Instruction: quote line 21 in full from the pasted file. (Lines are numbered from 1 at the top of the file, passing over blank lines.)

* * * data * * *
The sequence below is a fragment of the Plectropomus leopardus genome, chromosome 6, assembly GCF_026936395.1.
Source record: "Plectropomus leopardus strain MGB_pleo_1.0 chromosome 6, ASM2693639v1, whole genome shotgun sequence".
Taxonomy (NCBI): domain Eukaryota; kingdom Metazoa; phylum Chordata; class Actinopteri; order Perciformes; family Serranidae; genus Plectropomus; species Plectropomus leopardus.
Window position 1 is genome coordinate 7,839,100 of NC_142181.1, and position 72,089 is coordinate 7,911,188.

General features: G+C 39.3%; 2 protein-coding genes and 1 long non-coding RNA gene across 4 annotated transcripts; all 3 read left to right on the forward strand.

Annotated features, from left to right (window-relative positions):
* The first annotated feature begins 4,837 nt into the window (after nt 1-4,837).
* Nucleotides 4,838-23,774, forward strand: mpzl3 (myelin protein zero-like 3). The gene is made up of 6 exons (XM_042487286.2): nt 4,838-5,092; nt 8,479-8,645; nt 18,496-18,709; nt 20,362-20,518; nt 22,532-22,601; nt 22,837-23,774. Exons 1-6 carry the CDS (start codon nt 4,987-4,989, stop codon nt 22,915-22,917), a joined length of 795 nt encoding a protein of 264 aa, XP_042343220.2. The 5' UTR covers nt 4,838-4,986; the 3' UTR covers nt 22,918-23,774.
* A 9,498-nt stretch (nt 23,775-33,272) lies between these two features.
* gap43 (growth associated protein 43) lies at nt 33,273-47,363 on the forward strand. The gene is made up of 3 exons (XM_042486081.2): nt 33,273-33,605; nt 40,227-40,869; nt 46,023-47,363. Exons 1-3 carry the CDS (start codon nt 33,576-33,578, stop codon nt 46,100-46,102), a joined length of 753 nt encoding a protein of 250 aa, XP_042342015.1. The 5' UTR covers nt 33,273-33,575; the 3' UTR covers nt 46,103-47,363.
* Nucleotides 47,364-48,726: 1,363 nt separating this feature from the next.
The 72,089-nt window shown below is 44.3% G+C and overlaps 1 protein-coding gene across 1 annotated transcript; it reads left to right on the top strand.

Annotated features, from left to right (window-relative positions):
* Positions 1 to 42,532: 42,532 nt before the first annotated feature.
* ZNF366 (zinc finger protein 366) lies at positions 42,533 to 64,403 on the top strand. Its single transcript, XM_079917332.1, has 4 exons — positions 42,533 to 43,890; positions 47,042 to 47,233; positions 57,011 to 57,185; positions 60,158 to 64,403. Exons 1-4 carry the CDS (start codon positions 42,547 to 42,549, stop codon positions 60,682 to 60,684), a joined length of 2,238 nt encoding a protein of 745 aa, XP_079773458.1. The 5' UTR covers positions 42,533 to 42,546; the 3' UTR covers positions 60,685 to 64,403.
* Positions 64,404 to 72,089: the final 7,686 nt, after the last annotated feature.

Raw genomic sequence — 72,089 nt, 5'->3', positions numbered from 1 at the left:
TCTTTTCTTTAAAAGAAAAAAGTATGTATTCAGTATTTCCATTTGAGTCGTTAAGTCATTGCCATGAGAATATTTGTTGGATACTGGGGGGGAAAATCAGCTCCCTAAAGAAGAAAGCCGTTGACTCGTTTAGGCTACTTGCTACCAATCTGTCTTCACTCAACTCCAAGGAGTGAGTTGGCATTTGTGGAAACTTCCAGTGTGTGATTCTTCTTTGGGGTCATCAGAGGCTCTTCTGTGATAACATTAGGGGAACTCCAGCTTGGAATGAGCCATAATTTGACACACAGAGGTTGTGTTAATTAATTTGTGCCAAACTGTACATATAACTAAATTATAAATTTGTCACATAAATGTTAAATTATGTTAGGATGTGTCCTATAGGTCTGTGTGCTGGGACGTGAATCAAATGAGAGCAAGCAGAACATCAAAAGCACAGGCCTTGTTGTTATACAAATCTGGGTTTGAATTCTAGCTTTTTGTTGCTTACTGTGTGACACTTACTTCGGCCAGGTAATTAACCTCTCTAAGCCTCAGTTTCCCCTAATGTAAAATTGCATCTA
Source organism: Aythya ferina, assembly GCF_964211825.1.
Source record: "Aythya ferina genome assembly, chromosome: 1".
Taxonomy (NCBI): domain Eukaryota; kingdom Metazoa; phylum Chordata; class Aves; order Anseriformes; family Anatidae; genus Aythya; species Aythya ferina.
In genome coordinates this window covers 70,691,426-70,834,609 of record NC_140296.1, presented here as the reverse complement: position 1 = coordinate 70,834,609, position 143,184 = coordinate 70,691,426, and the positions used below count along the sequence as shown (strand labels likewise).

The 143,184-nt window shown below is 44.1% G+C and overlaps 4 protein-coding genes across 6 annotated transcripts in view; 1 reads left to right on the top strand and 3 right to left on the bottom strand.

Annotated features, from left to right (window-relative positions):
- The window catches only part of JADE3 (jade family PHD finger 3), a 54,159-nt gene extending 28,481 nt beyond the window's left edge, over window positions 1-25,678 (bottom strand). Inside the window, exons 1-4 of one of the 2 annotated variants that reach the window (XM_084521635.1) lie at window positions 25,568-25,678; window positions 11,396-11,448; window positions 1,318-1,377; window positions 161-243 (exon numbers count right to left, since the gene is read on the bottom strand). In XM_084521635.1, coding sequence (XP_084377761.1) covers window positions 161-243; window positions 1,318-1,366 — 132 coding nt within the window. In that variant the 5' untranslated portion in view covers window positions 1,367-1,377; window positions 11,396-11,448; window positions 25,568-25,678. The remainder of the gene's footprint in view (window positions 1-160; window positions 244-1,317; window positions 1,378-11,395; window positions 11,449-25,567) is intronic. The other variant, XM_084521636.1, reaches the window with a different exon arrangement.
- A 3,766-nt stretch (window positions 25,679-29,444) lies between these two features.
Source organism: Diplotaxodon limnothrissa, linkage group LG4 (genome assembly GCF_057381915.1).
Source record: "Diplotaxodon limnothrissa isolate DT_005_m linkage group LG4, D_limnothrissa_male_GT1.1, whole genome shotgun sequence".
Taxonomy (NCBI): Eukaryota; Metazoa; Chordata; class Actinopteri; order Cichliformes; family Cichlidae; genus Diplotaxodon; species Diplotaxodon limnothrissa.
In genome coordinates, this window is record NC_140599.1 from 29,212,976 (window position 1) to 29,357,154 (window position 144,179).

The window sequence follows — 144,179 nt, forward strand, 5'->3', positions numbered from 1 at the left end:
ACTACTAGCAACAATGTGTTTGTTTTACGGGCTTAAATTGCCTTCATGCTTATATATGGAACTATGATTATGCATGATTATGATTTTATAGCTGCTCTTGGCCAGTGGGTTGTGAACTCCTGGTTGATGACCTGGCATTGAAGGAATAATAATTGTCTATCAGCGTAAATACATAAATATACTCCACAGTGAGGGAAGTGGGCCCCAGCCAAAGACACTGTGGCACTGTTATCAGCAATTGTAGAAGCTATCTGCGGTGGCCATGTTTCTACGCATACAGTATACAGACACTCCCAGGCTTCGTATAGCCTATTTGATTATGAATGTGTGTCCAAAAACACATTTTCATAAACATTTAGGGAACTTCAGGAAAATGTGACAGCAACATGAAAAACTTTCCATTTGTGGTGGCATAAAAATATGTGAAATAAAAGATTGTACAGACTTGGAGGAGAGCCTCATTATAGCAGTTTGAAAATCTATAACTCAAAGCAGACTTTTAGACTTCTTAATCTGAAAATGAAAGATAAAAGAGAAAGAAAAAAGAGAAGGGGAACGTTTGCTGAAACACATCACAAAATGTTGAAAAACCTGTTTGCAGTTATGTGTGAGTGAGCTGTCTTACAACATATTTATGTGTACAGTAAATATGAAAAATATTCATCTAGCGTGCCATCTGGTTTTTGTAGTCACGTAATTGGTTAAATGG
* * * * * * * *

Taxonomy (NCBI): domain Eukaryota; kingdom Metazoa; phylum Chordata; class Aves; order Anseriformes; family Anatidae; genus Aythya; species Aythya ferina.